The Act's express federal preemption was a major change from prior federal copyright law. Prior to 1976, the federal government did not occupy the field of copyright protection. Federal copyright law applied only to some classes of copyrightable materials. For example, the protection of federal copyright law was not available if the material was unregistered or unpublished. State copyright law filled the gaps in the federal copyright law. In 1976, Congress determined that a single federal copyright system was necessary. Congress found that it was harmful for creators of copyrightable materials to be required to meet different standards in the 50 states. In addition, certain aspects of federal copyright law were inconsistent with international copyright law, making international enforcement of copyright difficult. From these considerations, the Act was adopted. (H.R.Rep. No. 94-1476, 94th Cong., 2d Sess., p. 129 (1976) U.S. Code Cong. & Admin.News 1976, pp. 5659, 5744.)
The purpose of the Act was to create a uniform national copyright law protecting certain rights, such as reproduction, performance, distribution, and display. To the extent enforcement of those protected rights was at issue, the Act preempted all state law, including common law causes of action. However, Congress did not intend to occupy the entire field. Such a broad preemption would have required any action involving materials within the subject matter of copyright to be brought in federal court. Instead, Congress intended to preempt enforcement of the specific rights protected by the Act, but leave to the states the enforcement of other state law rights, such as breach of contract. (H.R.Rep. No. 94-1476, 94th Cong., 2d Sess., p. 132 (1976).)
Thus, the language of the Act supports a conclusion that Congress intended to preempt most breach of contract actions, but not all. (Durgom v. Janowiak, supra, 74 Cal.App.4th at p. 182, 87 Cal.Rptr.2d 619.) Congress intended to preempt those breach of contract actions seeking to protect rights equivalent to the exclusive rights protected by federal copyright law. In other words, Congress intended to preempt those breach of contract actions seeking to enforce the plaintiff's exclusive right to reproduce, perform, distribute or display copyrightable material. Thus, copyright preemption requires a fact-specific analysis of the promise breached and the right violated.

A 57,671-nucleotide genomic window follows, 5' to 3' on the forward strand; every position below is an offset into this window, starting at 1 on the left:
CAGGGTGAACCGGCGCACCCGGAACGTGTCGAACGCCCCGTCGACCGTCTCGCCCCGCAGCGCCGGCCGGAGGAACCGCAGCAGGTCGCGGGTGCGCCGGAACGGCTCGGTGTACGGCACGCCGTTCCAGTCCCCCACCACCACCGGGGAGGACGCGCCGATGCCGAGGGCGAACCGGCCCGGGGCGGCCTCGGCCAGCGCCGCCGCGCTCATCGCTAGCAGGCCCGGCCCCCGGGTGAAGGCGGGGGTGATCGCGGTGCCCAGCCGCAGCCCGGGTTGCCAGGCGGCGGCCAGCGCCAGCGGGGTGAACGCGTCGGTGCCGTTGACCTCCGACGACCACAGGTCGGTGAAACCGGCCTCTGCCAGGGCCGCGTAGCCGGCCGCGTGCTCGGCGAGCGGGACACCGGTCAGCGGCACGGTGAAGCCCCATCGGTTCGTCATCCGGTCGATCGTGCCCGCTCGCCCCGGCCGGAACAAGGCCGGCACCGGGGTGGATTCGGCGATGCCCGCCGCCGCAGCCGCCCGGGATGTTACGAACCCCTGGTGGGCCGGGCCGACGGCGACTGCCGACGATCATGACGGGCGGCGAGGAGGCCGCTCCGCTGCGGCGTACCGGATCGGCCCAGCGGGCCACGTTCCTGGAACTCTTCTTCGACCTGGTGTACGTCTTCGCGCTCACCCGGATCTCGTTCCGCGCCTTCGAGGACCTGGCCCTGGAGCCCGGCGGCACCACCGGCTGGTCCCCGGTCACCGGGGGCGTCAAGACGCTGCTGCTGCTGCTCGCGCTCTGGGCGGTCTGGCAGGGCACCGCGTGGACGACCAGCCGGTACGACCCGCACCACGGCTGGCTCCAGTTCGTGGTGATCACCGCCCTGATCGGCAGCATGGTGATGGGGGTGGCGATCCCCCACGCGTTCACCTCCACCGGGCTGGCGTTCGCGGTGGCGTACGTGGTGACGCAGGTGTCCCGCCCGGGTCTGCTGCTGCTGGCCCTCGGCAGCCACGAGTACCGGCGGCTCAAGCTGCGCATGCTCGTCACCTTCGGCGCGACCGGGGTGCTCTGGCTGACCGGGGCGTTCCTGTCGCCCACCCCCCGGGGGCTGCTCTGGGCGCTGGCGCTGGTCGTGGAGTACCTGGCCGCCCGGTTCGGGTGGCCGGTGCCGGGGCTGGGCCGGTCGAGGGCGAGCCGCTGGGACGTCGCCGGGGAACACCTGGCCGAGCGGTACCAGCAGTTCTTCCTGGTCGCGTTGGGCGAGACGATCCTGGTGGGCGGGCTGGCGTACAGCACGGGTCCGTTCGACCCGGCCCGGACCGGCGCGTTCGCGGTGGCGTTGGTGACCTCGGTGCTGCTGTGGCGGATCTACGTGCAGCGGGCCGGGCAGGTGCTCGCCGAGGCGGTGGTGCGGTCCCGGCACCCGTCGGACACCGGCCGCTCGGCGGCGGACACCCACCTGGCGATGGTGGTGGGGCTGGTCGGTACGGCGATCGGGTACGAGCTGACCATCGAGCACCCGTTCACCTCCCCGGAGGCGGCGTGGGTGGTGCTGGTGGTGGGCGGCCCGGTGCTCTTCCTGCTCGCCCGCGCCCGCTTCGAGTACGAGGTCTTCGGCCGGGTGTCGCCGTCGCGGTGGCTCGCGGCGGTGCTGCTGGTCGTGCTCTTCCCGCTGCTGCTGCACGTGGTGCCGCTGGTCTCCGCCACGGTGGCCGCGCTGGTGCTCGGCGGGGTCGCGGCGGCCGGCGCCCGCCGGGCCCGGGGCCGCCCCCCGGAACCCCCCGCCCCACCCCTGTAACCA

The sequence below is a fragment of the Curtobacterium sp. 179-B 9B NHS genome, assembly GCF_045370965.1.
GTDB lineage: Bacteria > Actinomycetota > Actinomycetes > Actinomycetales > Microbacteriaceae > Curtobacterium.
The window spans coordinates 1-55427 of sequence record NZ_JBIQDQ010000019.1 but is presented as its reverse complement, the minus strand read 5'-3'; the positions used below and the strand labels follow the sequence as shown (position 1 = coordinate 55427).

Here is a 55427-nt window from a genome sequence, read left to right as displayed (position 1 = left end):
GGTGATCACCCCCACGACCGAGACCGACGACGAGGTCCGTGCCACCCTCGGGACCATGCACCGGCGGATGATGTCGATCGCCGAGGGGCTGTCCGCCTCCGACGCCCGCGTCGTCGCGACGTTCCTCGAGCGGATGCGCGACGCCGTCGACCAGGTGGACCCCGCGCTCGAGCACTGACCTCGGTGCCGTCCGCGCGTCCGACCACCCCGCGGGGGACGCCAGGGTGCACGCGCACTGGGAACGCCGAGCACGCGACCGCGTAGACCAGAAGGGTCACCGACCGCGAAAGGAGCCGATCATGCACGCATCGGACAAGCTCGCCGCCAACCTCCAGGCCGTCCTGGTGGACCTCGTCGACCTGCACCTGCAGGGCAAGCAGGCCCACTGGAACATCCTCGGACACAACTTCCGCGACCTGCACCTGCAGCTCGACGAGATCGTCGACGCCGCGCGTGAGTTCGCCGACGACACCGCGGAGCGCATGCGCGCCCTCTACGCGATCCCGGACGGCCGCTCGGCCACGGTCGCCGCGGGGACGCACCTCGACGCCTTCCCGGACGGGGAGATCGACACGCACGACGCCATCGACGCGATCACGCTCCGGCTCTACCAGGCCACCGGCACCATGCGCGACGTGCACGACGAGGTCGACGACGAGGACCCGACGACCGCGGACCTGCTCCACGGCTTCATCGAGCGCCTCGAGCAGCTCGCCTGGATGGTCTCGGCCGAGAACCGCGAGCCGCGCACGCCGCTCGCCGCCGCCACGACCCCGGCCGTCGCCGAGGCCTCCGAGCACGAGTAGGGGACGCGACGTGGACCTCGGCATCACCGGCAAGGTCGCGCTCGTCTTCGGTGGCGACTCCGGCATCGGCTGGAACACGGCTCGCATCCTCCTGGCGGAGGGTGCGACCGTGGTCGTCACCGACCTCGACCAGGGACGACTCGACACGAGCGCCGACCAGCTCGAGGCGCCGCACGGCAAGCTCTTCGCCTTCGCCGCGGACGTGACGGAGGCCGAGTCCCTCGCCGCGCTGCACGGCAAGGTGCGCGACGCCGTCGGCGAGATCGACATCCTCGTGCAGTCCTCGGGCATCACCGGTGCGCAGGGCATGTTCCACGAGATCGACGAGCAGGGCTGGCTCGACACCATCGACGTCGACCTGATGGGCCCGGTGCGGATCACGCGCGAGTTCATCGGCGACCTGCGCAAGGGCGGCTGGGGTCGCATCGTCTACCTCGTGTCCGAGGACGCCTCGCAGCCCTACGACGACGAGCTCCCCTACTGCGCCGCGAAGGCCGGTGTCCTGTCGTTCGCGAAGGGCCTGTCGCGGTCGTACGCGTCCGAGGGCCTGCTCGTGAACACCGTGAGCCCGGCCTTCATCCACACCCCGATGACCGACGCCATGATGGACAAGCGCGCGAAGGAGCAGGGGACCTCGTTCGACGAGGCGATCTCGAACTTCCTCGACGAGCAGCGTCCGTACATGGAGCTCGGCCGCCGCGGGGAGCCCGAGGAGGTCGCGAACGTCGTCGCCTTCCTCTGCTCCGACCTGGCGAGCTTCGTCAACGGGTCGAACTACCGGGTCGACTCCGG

2. Legislative History
In construing a statute, “ ‘[b]oth the legislative history of the statute and the wider historical circumstances of its enactment may be considered in ascertaining the legislative intent.’ ” (Kane v. Hurley, supra, 30 Cal.App.4th at p. 862, 35 Cal.Rptr.2d 809.) The legislative history of the Act supports our conclusion that breach of contract actions protecting rights equivalent to the exclusive rights of federal copyright are preempted by federal copyright law. The original draft of section 301, subdivision (b) set forth a list of examples of rights that were not equivalent to any of the exclusive rights of copyright, “including breaches of contract, breaches of trust, invasion of privacy, defamation, and deceptive trade practices such as passing off and false representation.” (1 Nimmer § 1.01[B] , pp. 1-14-1-15.) 4
Before the bill was sent to the floor of the House of Representatives, several additional state-created rights were added to the list of examples immune from preemption, including misappropriation. (1 Nimmer § 1.01[B][f][i], p. 1-28.2.) During the debate of the bill on the floor of the House, concerns were raised about the list of non-preempted state law causes of action in the Act. An amendment to the bill deleting the list from the Act was proposed in order to prevent the list from inadvertently nullifying federal preemption. The proponent of the amendment was concerned that an enumerated state law could be so broad as to render federal preemption meaningless. (Remarks of Rep. Seiberling, 122 Cong. Rec. H.10910 (daily ed. Sept. 22, 1976).) Ultimately, “this specific list of examples was deleted and no list appears in the version of § 301 that was enacted as part of the Copyright Act in 1976.” (Architectronics, Inc. v. Control Systems, Inc., supra, 935 F.Supp. at p. 440.) 5